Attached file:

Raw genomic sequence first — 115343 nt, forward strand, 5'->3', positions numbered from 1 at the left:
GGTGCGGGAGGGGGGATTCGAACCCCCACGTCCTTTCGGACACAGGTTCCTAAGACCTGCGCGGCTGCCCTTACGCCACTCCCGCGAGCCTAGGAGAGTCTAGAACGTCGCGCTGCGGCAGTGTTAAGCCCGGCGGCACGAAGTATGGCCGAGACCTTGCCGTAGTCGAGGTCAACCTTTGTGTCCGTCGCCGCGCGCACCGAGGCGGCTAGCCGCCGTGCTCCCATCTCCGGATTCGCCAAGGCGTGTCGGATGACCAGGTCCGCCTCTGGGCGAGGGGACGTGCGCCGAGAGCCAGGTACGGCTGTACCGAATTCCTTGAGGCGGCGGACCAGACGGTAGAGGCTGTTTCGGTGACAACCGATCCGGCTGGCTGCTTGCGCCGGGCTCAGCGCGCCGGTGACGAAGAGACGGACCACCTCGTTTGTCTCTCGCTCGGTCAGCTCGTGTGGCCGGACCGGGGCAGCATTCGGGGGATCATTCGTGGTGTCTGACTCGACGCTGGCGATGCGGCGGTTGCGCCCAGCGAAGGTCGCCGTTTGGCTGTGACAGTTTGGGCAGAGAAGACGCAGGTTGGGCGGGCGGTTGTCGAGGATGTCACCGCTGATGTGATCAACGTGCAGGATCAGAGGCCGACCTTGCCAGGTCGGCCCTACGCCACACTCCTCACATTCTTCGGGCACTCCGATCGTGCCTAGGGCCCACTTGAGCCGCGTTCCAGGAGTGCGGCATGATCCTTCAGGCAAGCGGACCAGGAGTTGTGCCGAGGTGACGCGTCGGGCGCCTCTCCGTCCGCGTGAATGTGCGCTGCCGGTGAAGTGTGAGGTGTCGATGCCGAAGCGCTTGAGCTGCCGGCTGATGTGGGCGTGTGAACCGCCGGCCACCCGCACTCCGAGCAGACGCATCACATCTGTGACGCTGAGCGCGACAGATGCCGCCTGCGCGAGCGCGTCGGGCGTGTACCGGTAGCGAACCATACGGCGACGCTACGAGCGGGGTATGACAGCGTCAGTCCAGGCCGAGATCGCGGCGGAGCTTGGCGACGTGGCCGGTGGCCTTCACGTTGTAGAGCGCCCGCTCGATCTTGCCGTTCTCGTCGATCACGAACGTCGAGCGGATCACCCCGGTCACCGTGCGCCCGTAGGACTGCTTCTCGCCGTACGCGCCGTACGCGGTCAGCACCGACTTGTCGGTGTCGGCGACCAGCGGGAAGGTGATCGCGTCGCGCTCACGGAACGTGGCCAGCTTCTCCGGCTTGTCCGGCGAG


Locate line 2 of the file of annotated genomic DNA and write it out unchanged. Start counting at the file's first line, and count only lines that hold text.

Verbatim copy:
GGTGCGGGAGGGGGGATTCGAACCCCCACGTCCTTTCGGACACAGGTTCCTAAGACCTGCGCGGCTGCCCTTACGCCACTCCCGCGAGCCTAGGAGAGTCTAGAACGTCGCGCTGCGGCAGTGTTAAGCCCGGCGGCACGAAGTATGGCCGAGACCTTGCCGTAGTCGAGGTCAACCTTTGTGTCCGTCGCCGCGCGCACCGAGGCGGCTAGCCGCCGTGCTCCCATCTCCGGATTCGCCAAGGCGTGTCGGATGACCAGGTCCGCCTCTGGGCGAGGGGACGTGCGCCGAGAGCCAGGTACGGCTGTACCGAATTCCTTGAGGCGGCGGACCAGACGGTAGAGGCTGTTTCGGTGACAACCGATCCGGCTGGCTGCTTGCGCCGGGCTCAGCGCGCCGGTGACGAAGAGACGGACCACCTCGTTTGTCTCTCGCTCGGTCAGCTCGTGTGGCCGGACCGGGGCAGCATTCGGGGGATCATTCGTGGTGTCTGACTCGACGCTGGCGATGCGGCGGTTGCGCCCAGCGAAGGTCGCCGTTTGGCTGTGACAGTTTGGGCAGAGAAGACGCAGGTTGGGCGGGCGGTTGTCGAGGATGTCACCGCTGATGTGATCAACGTGCAGGATCAGAGGCCGACCTTGCCAGGTCGGCCCTACGCCACACTCCTCACATTCTTCGGGCACTCCGATCGTGCCTAGGGCCCACTTGAGCCGCGTTCCAGGAGTGCGGCATGATCCTTCAGGCAAGCGGACCAGGAGTTGTGCCGAGGTGACGCGTCGGGCGCCTCTCCGTCCGCGTGAATGTGCGCTGCCGGTGAAGTGTGAGGTGTCGATGCCGAAGCGCTTGAGCTGCCGGCTGATGTGGGCGTGTGAACCGCCGGCCACCCGCACTCCGAGCAGACGCATCACATCTGTGACGCTGAGCGCGACAGATGCCGCCTGCGCGAGCGCGTCGGGCGTGTACCGGTAGCGAACCATACGGCGACGCTACGAGCGGGGTATGACAGCGTCAGTCCAGGCCGAGATCGCGGCGGAGCTTGGCGACGTGGCCGGTGGCCTTCACGTTGTAGAGCGCCCGCTCGATCTTGCCGTTCTCGTCGATCACGAACGTCGAGCGGATCACCCCGGTCACCGTGCGCCCGTAGGACTGCTTCTCGCCGTACGCGCCGTACGCGGTCAGCACCGACTTGTCGGTGTCGGCGACCAGCGGGAAGGTGATCGCGTCGCGCTCACGGAACGTGGCCAGCTTCTCCGGCTTGTCCGGCGAG